Heart disease is the number one leading cause of death for adults in the United States. It trumps cancer, car accidents, and even opioid-related deaths. In fact, heart disease contributes to 1 out of every 4 deaths per year. That’s over 600,000 Americans that die annually (1). What makes these statistics even more devastating is the fact that simple precautions can be taken to prevent heart disease.
Prevention starts with knowing your risks. Some people naturally have a greater risk of heart disease because of uncontrollable risk factors such as age, gender, race, their family’s medical history, or their own cardiovascular history. For example, 49 percent of African American women over the age of nineteen suffer from heart disease. A major reason for this shocking statistic is simply a lack of awareness. Only 36 percent of African American women reportedly recognized heart disease as a major threat (2). To thwart the risk factors, we need to look at the risk factors that we can control:
High Blood Pressure – When the force of blood against the blood vessel walls is consistently too high, hypertension or high blood pressure is diagnosed. Hypertension impacts heart disease because this consistent pressure makes the heart and blood vessels work harder to deliver oxygen throughout the body, damaging them over time. (3).
Hypertension can be treated with different medications like diuretics to rid the body of salt and water, reducing pressure in the blood vessels. Sometimes, an ACE Inhibitor is also prescribed with a diuretic to block a particular enzyme in the body from constricting your blood vessels. Unfortunately, a side effect common with ACE Inhibitors is angioedema, or the swelling of bodily tissue. If this side effect impacts throat tissue, it becomes incredibly dangerous since it can block your airway (4).
Before hypertension becomes serious enough to require medication, there are natural steps you can take to lower it. The National Heart, Lung, and Blood Institute recommends following the DASH (Dietary Approaches to Stop Hypertension) diet, which encourages eating foods low in saturated and trans fats. Frequent exercise and low-sodium foods are also beneficial (5).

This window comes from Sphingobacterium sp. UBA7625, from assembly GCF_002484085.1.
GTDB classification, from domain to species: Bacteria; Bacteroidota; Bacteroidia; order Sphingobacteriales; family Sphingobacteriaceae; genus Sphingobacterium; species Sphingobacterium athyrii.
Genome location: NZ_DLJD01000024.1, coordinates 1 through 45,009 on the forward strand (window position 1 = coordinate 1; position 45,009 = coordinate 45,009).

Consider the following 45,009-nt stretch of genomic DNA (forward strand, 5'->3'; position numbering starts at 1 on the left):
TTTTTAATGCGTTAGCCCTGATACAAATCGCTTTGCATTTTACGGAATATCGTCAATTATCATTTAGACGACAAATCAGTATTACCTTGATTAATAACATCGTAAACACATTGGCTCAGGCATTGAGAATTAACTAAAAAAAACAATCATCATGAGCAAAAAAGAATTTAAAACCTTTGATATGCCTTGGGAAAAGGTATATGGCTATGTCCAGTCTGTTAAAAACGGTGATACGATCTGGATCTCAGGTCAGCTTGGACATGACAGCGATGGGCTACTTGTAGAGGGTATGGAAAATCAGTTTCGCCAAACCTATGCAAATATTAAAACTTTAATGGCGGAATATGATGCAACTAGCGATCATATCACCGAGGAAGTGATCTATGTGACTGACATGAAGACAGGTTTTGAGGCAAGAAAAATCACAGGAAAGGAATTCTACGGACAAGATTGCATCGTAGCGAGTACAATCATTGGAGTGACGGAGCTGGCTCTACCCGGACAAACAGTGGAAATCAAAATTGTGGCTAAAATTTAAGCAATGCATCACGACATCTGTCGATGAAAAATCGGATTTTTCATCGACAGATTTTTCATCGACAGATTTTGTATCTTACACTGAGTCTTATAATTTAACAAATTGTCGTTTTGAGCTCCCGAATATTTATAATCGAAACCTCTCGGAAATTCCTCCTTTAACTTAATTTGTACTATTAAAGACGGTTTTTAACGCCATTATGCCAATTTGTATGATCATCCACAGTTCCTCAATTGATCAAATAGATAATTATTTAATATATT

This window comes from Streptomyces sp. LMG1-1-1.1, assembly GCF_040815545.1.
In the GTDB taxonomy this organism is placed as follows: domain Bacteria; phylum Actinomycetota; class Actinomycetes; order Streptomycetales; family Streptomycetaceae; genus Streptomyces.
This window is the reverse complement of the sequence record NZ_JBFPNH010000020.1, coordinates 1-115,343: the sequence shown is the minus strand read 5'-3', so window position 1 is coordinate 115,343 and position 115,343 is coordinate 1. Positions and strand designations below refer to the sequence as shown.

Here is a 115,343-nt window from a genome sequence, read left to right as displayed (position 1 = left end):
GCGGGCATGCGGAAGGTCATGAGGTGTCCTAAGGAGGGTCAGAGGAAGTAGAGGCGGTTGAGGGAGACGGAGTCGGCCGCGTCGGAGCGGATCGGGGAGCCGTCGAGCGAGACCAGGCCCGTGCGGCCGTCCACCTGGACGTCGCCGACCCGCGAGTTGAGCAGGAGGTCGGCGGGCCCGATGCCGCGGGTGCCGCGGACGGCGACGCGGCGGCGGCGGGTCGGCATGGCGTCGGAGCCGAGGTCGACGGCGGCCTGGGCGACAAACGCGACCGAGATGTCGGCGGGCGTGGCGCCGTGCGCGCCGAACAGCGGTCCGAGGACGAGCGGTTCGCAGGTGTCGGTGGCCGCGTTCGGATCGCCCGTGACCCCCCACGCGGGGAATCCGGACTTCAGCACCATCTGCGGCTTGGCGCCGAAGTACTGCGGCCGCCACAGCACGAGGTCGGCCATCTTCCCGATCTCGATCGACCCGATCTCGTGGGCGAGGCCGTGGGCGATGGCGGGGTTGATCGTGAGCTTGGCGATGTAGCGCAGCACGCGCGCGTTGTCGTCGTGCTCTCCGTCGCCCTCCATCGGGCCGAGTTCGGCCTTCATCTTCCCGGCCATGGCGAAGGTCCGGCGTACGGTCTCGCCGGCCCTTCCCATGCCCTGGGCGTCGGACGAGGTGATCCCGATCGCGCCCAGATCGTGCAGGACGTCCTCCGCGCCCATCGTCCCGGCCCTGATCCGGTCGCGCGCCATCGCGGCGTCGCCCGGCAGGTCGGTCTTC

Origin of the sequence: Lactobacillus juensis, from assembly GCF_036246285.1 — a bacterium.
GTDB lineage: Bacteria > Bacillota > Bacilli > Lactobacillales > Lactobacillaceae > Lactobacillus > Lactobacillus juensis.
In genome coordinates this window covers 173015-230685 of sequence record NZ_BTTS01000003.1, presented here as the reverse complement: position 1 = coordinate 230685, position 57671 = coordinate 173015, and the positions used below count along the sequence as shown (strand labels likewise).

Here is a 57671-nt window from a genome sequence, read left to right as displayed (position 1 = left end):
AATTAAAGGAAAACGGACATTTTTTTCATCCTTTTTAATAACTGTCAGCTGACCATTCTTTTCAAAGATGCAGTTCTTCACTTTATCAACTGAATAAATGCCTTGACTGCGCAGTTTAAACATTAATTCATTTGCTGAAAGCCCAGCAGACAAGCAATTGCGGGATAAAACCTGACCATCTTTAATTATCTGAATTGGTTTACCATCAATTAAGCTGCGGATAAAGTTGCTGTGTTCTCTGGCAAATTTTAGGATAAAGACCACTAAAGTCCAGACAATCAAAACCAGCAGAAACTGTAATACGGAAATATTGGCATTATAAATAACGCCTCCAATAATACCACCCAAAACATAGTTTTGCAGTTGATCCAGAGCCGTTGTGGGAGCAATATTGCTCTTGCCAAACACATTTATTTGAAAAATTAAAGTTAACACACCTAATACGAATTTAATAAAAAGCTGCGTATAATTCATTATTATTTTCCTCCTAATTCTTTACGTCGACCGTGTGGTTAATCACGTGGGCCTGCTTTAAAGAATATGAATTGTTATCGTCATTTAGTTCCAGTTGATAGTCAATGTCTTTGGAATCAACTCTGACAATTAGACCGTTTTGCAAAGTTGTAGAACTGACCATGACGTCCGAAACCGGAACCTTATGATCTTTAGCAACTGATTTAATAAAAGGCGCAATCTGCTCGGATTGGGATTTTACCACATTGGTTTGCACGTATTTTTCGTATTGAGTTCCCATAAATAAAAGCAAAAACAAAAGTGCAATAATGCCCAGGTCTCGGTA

As you work to lower your high blood pressure, track your progress by entering your numbers into the American Heart Association’s blood pressure reader.
High Cholesterol – To bust apart any myths you might have heard, cholesterol is not inherently bad. Your body produces cholesterol to add structural integrity to cell membranes, to produce hormones, and to aid in bile production and food digestion. There are two types of cholesterol in our bodies. Low-density lipoproteins (LDL) are considered the “bad” cholesterol in the heart disease world, and high-density lipoproteins (HDL) promote heart health by reducing the amount of built up cholesterol in the blood.
Too much cholesterol, however, can build up in your arteries and cause a type of heart disease known as atherosclerosis. This condition reduces the amount of blood flow moving throughout your body, and a complete blockage can cause a heart attack (6). Typically, a doctor will prescribe statins to patients suffering from high cholesterol. However, when a patient suffers from atherosclerosis, blood thinners may need to be prescribed to prevent any blood clots from forming or to clear the arteries of plaque. Statins have been known to cause patient side effects like memory issues, muscle and liver damage, and an increased risk of diabetes (7). Blood thinners also come with potential side effects that include severe internal bleeding and even death. For example, thousands of Xarelto lawsuits have been filed by patients and families who suffered severe complications from the FDA-approved blood thinner that lacks an antidote.
Rather than risk the potential harm from prescribed medications, a person with high cholesterol can use diet and exercise to control their LDL. Research done by Harvard Medical School found that by reducing saturated and trans fats, refined grains and sugars in your diet, you can lower your LDL. You can replace these fats and sugars with more fibrous fruits and vegetables that promote a healthy heart. Think leafy greens, carrots, and beans (7).